Although research into psychosocial influences on the formation of erotic interests has been severely sidelined by the scientific community in recent decades, the strict determinism implied by the S/D model is nonetheless considered wholly unrealistic by many researchers who, although at least prepared to consider a role for physiological systems, continue to highlight the importance of learned psychosocial, particularly peer-related, variables in the development of adult erotic preferences (e.g., Friedman & Downey, 2002; Woodson, 2002). This academic impasse between “nature” and “nurture” has characterized and marred erotic preference research since the time of Plato and Aristotle. In recent years, attempts have been made to build bridges between these approaches (Byne & Parsons, 1993; Bem, 1996; Kauth, 2000) but, so far, they have failed to break the stranglehold of the S/D paradigm. The following section will briefly review the current status of scientific research and then a suggestion will be made to break the deadlock of the ages and pave a way toward a new, dynamic paradigm in erotic preference research worthy of modern scientific enquiry.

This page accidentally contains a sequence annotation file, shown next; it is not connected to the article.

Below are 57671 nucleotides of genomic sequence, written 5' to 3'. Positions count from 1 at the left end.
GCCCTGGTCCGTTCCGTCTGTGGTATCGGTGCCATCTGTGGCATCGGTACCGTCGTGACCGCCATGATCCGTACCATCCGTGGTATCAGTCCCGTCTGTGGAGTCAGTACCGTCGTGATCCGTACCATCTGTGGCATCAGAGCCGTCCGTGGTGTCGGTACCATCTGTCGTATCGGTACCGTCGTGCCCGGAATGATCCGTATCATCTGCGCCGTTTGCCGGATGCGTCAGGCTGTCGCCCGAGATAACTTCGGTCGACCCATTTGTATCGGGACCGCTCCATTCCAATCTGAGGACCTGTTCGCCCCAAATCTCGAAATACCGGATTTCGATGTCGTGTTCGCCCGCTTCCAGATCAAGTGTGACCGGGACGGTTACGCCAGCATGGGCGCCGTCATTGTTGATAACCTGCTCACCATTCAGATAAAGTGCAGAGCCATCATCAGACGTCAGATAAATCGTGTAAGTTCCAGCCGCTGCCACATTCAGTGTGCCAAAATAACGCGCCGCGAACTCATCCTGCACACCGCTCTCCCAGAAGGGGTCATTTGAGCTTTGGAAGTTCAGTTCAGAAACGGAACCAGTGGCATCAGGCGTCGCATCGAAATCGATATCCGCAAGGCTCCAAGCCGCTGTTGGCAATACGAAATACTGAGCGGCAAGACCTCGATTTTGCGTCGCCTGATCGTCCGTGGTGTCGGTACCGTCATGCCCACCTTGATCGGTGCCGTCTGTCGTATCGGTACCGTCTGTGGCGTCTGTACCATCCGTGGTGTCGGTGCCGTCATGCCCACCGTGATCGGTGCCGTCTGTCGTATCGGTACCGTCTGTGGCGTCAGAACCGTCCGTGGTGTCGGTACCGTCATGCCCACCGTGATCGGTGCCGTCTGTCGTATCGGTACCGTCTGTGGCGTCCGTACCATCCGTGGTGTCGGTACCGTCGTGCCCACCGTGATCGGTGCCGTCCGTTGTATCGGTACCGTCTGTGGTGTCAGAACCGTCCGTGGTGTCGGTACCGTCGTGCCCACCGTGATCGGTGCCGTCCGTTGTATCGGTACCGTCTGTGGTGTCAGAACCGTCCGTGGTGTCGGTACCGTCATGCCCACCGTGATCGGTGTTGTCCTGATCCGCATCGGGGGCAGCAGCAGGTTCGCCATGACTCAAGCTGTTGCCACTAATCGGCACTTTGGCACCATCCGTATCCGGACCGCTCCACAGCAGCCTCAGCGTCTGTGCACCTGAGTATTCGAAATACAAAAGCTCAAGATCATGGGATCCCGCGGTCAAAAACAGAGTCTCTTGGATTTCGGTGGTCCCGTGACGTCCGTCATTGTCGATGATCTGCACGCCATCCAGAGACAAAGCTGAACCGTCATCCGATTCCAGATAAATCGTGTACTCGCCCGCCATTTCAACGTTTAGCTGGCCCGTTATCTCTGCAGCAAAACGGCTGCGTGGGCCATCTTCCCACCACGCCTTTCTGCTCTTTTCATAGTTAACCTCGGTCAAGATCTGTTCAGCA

For historical and social reasons, scientists researching the development of erotic preferences have focused their attention almost entirely on the development of homoeroticism. Although attempts are no longer made to manipulate biological variables in order to enforce a standard erotic pathway in humans, development of homoerotic desires is still largely assumed to be a transsex phenomenon caused by fault, mistake, or disturbance to standardized (usually referred to as “normal”) developmental pathways. In particular, a large amount of research has been conducted in order to identify psychological and somatic characteristics usually identified as “masculine” in women who identify as lesbian and characteristics usually identified as “feminine” in the personalities, behavior, and physiology of men who identify as gay.

In particular, these studies have focused on the neuroendocrine system and its relationship to adult homoeroticism. Scientists have long discovered that adult hormone levels do not differ on average between individuals of differing erotic preferences (Meyer-Bahlburg, 1984). Research continues into the possibility that hormone levels in the prenatal environment influence the differentiation of the fetal nervous system, directly organizing later physical, psychological, and behavioral patterns such as “masculinity,” “femininity,” “erotization,” and “sexual mentality” (Steinach & Loebel, 1940, p. 19) in a mechanical, predictive fashion (for review and references see Rahman & Wilson, 2003a).